Congresswoman Tammy Baldwin (D-WI) announced today that she will introduce in the House on Monday the Paying a Fair Share Act, also known as "the Buffett Rule," to help level the playing field between middle class taxpayers and millionaires and billionaires. Baldwin's legislation is a companion to one introduced in the Senate by Senator Sheldon Whitehouse (D-RI).
The Paying a Fair Share Act responds to President Obama's proposal in his State of the Union Address to ensure that middle class workers do not pay a higher tax rate than those earning more than $1 million a year.
It is simply unfair to ask middle class Americans to pay a higher tax rate than millionaires and billionaires," said Baldwin. "The Paying a Fair Share Act will help restore people's faith that if you work hard and play by the rules, you'll have a chance to get ahead. For far too long, our tax code has unfairly benefited the wealthiest Americans, while middle class families have taken it on the chin. It's up to Congress to fix this obvious injustice. I call on all of my colleagues to join me in taking this first step to strengthen our middle class and rebuild our economy with a commitment to shared responsibility and shared sacrifice," Baldwin said.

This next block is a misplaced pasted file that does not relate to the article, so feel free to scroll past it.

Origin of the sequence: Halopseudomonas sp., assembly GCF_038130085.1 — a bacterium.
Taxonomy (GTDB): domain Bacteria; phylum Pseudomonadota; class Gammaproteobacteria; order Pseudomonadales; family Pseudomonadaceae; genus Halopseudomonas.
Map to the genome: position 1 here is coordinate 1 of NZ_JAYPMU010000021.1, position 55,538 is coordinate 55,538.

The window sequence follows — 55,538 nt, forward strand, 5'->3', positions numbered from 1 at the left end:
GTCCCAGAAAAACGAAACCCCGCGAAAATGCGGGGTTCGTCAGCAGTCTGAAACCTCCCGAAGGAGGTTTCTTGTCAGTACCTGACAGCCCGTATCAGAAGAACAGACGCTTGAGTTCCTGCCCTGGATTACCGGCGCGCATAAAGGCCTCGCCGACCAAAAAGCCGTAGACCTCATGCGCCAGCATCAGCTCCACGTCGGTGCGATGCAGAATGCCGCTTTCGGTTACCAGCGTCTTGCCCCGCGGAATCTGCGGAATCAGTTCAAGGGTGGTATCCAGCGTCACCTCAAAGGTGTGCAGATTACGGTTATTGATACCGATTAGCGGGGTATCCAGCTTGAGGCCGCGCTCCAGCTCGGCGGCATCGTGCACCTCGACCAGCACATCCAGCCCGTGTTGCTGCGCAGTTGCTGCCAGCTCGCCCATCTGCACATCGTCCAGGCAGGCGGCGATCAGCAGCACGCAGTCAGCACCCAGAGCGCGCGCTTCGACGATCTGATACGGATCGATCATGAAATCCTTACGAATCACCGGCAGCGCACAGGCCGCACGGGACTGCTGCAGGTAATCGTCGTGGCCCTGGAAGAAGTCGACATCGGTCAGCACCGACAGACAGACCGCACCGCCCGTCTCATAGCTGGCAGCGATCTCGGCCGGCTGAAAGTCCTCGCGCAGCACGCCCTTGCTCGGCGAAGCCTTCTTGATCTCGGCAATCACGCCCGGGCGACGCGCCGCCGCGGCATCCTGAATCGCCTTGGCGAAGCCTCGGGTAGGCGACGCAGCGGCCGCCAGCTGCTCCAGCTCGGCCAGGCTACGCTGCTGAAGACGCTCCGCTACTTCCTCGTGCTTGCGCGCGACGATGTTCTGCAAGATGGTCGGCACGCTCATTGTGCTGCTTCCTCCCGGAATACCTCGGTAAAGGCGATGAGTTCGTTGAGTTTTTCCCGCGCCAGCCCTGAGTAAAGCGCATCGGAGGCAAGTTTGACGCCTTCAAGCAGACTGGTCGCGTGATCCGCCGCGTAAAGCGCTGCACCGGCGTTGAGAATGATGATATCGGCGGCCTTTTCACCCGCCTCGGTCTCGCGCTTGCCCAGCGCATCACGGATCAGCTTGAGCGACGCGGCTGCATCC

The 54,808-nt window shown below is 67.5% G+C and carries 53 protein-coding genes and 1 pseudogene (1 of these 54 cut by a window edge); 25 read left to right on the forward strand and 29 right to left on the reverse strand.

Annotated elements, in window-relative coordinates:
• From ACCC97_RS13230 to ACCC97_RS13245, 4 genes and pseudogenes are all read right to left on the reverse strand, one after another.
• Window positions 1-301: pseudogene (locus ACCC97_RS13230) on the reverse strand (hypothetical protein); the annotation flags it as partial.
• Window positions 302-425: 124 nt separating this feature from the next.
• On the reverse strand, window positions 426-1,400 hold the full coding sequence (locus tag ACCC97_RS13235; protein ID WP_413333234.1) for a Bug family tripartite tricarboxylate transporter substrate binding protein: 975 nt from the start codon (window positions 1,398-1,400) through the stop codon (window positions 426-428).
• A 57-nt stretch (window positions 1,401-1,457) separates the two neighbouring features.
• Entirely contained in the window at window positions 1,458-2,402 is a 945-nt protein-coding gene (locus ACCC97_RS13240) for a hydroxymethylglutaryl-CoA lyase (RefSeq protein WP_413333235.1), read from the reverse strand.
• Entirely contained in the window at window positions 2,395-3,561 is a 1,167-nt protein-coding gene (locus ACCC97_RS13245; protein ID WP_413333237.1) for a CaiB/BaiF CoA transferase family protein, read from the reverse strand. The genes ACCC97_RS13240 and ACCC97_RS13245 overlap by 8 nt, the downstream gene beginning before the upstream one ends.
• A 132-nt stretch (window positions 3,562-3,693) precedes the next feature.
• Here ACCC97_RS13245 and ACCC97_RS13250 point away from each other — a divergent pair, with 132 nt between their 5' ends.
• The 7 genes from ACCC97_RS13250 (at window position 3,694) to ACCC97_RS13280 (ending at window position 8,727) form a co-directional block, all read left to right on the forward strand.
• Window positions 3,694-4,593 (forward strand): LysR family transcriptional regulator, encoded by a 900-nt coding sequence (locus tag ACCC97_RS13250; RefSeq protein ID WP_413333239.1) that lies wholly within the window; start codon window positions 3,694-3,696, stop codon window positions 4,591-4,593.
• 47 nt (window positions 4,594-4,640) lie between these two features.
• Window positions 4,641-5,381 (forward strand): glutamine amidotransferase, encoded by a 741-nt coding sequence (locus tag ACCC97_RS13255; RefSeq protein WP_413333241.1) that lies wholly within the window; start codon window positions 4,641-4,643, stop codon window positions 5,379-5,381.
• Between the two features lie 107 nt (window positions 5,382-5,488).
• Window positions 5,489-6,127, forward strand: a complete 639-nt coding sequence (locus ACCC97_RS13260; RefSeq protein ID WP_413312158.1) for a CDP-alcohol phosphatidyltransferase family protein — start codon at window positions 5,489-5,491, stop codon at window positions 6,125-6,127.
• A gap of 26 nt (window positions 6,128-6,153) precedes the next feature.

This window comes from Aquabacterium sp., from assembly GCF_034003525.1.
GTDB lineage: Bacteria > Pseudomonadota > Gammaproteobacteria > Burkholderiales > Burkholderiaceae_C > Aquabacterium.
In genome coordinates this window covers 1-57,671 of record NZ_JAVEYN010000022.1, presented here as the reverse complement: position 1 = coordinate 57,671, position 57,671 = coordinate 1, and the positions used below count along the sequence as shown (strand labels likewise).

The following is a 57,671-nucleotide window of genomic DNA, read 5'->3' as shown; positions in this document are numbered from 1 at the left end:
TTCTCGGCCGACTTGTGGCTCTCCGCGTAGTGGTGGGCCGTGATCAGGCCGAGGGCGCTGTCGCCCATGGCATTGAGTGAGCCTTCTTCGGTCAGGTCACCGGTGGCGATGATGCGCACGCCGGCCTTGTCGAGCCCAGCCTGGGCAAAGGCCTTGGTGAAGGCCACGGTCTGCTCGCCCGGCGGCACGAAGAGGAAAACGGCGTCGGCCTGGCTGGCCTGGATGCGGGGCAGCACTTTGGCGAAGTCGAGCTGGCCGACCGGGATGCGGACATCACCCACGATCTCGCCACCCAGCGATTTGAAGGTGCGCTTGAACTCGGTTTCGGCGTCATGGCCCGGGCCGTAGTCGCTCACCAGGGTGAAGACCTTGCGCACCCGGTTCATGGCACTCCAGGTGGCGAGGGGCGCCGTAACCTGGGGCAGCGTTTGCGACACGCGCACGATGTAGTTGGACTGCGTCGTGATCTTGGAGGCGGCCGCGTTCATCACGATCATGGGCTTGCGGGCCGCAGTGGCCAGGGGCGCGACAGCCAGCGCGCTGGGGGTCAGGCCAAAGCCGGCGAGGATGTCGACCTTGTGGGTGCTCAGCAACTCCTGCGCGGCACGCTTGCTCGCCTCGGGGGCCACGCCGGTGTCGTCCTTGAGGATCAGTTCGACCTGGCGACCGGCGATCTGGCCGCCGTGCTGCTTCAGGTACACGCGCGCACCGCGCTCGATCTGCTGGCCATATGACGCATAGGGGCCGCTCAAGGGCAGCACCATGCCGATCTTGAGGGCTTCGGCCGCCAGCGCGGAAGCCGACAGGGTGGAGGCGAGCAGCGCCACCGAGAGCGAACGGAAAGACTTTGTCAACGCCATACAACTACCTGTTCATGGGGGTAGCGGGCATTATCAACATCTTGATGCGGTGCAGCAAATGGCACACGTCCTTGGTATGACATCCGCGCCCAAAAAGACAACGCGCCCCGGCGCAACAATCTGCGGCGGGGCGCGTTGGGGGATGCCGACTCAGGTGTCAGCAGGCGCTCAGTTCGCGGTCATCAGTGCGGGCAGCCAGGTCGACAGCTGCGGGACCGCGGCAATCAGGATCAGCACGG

The "Buffet Rule" is so-named because billionaire Warren Buffett has decried the fact that his secretary pays a higher tax rate than he. In 2008, the top-earning 400 Americans, making an average $270 million each, paid an average effective federal tax rate of 18.2 percent. In Wisconsin, using the standard deduction and exemption, the typical construction worker pays the same 18.2 percent in taxes.
The Paying a Fair Share Act would:
Apply only to the 0.1% of taxpayers with income greater than $1 million (including capital gains and dividends);
Ensure that the highest-earning Americans pay at least a 30% effective tax rate;
Phase-in additional tax liability (the amount necessary to bring the rate to 30%) for taxpayers earning between $1 million and $2 million -- to avoid a "tax cliff" at the $1 million level; and
Preserve the deduction for charitable giving.
The additional revenue generated by asking millionaires and billionaires to pay their fair share is expected to reduce the deficit by tens of billions of dollars.